Improving the lives of the poor and most vulnerable requires significant investments in quality basic services.

Social protection systems provide a safety net for the vulnerable

Challenges to sustainability and resilience manifest themselves differently for different population groups. Social protection systems can have a levelling effect. They help prevent and reduce poverty and inequality at every stage of people’s lives and make societies more inclusive and stable. Despite significant progress in many parts of the world in extending social protection, the human right to social security is not yet a reality for most people. Based on 2016 estimates, only 45 per cent of the world’s population were effectively covered by at least one social protection cash benefit, leaving 4 billion people behind.
In 2016, only 22 per cent of the unemployed received unemployment cash benefits, 28 per cent of persons with severe disabilities collected disability cash benefits, 35 per cent of children were covered by some form of social protection, and 41 per cent of women giving birth received maternity cash benefits. Although 68 per cent of people above retirement age received a pension, the benefits were often not enough to lift older people out of poverty. Major work lies ahead to ensure social protection for all who need it.

The path to resilient cities must address growing social, economic and environmental challenges

Since 2008, more than half the world’s population has lived in urban areas, a proportion that is expected to rise to 60 per cent by 2030. Cities and metropolises are engines of growth, generating nearly 80 per cent of global GDP. But they also face mounting problems: increasing air pollution, unplanned land use, growing populations living in slums and lack of basic services.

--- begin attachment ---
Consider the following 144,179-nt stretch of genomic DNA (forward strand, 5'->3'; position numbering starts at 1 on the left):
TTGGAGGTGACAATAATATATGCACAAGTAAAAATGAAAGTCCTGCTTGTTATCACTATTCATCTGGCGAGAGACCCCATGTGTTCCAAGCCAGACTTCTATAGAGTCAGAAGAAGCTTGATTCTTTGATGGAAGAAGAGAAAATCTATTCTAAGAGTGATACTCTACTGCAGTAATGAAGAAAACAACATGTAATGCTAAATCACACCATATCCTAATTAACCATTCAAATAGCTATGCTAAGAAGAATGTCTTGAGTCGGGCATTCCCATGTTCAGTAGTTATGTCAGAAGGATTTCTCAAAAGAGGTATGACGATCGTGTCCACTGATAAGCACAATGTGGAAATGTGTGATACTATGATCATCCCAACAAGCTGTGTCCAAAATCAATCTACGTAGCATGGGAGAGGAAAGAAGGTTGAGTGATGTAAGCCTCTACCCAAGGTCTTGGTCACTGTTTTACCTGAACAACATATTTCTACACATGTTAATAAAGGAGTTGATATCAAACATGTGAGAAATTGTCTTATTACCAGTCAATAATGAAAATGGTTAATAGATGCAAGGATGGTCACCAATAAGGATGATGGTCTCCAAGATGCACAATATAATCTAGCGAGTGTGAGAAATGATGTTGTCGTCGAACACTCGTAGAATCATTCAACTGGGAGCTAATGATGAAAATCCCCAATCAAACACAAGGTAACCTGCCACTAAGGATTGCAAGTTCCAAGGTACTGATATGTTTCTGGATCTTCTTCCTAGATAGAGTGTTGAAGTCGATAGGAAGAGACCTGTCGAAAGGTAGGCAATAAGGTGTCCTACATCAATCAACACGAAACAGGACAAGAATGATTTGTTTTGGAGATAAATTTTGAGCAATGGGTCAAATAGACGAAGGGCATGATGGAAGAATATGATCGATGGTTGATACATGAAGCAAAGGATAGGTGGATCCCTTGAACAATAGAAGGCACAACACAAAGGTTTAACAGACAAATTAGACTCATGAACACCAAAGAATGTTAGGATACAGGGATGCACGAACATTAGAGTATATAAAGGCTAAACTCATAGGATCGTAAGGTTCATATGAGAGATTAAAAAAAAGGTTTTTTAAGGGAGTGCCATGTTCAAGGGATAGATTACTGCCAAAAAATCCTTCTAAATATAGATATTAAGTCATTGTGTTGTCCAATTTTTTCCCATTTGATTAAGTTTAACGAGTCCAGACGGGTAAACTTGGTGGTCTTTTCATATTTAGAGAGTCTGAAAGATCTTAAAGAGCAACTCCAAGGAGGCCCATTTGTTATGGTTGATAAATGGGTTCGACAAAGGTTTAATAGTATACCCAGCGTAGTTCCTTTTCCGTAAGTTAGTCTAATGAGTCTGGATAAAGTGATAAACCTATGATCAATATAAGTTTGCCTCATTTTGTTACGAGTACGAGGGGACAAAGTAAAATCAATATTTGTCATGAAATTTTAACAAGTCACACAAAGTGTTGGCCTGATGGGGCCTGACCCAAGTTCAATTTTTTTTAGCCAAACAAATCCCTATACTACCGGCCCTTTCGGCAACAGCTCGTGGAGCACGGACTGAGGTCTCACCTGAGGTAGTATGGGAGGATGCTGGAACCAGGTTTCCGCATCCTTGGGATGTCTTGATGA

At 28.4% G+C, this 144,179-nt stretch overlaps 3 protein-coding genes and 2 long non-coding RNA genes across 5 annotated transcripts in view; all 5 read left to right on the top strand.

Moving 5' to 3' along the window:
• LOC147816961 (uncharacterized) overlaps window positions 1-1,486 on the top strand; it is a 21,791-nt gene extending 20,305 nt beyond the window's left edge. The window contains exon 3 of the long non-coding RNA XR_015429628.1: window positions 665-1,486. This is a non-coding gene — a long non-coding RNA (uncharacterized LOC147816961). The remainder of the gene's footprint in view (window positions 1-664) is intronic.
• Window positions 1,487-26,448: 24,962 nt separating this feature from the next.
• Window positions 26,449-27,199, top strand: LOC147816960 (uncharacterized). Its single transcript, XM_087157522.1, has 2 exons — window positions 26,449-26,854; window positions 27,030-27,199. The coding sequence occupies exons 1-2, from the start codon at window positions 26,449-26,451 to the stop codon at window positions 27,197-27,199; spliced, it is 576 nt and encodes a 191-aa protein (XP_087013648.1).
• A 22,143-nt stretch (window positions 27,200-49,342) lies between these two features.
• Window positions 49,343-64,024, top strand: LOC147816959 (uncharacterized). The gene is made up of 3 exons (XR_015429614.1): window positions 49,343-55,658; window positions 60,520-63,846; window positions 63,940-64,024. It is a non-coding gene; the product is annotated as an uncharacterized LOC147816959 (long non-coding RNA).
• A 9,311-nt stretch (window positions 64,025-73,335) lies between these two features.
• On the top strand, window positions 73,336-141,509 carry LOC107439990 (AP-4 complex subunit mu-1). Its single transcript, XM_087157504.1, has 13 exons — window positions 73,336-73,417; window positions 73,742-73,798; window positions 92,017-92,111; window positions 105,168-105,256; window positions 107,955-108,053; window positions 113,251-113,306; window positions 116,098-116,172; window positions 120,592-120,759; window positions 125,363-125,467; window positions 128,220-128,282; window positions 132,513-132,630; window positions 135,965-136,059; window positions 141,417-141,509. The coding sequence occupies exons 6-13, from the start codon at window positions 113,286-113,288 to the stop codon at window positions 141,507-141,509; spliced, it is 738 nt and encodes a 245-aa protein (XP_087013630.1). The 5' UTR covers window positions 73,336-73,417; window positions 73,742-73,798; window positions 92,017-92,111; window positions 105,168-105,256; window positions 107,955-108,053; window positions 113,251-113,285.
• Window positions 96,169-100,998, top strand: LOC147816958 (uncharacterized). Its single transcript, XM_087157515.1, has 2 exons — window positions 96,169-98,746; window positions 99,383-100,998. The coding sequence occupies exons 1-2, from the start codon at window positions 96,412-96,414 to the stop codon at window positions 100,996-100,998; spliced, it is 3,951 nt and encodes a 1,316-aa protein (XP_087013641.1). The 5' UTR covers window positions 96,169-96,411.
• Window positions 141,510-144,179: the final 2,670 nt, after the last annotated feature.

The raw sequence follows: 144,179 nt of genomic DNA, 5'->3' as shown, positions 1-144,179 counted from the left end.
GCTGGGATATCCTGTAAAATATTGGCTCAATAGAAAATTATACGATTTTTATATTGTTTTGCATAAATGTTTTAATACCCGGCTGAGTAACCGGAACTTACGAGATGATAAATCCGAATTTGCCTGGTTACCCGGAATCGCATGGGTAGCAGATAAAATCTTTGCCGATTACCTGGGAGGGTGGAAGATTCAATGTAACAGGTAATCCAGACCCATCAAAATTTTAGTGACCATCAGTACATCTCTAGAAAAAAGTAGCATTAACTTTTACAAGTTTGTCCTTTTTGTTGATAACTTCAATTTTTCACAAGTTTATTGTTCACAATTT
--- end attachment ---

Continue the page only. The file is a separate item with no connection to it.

In addition, climate change has increased the frequency and severity of natural disasters. With their dense populations and growing concentration of economic activities, cities are becoming more vulnerable to such disasters. By 2050, an estimated 680 million people will be exposed to cyclones and 870 million to earthquakes—an increase from 310 million and 370 million, respectively, in 2000. Urban habitats in small island developing States are the fragile areas where urbanization, vulnerability to natural disasters, and climate change intersect, with often dire consequences. In the Caribbean for instance, more than half the population live within 1.5 kilometres of the sea. This resulted in record economic losses in 2017’s catastrophic North Atlantic hurricane season.
With sound urban planning and management, cities can become inclusive, safe, resilient and sustainable as well as dynamic hubs of innovation and enterprise. Globally, 152 countries have national urban policies in place to promote more coordinated and interconnected urban development that sets the stage for sustainable urbanization. More work is still needed to ensure effective implementation of such policies.

A resilient society can deflect the threat of conflict